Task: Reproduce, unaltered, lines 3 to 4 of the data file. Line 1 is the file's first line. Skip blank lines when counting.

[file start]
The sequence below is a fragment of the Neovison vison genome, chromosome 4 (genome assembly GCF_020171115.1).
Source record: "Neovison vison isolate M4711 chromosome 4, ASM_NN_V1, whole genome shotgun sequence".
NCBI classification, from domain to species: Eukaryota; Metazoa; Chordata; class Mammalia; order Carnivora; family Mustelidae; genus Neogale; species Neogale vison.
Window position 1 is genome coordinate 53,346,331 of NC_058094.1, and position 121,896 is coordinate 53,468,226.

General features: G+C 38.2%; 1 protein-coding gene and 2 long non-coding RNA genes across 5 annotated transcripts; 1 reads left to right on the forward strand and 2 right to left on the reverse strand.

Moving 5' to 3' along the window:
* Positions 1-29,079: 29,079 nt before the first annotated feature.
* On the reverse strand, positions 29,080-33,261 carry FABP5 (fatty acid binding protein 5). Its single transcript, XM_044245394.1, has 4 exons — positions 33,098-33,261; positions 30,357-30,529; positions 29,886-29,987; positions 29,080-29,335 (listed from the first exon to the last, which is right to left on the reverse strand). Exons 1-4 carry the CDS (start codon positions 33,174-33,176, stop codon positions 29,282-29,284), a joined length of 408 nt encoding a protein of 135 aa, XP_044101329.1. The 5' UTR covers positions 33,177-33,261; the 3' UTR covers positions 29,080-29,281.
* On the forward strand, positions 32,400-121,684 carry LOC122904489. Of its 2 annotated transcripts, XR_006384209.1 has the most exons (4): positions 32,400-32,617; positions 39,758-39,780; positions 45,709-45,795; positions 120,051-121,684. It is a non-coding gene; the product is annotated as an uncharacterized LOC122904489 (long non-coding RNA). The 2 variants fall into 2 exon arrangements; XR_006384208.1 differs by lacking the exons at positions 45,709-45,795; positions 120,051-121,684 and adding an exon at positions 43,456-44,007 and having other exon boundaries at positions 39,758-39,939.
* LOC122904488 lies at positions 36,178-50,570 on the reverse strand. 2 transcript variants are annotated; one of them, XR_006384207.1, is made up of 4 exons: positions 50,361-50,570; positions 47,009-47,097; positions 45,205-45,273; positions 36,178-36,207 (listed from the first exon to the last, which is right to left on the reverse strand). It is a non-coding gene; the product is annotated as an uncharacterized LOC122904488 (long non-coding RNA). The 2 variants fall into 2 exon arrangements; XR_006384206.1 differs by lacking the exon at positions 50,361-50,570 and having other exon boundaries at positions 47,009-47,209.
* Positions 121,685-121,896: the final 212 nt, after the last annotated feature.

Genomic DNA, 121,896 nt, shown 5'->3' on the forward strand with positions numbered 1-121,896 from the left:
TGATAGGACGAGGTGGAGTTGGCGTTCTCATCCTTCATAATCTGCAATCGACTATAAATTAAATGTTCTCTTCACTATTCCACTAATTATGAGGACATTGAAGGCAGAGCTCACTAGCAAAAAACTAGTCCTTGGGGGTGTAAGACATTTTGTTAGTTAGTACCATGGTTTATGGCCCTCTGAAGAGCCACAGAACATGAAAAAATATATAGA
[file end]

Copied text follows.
NCBI classification, from domain to species: Eukaryota; Metazoa; Chordata; class Mammalia; order Carnivora; family Mustelidae; genus Neogale; species Neogale vison.
Window position 1 is genome coordinate 53,346,331 of NC_058094.1, and position 121,896 is coordinate 53,468,226.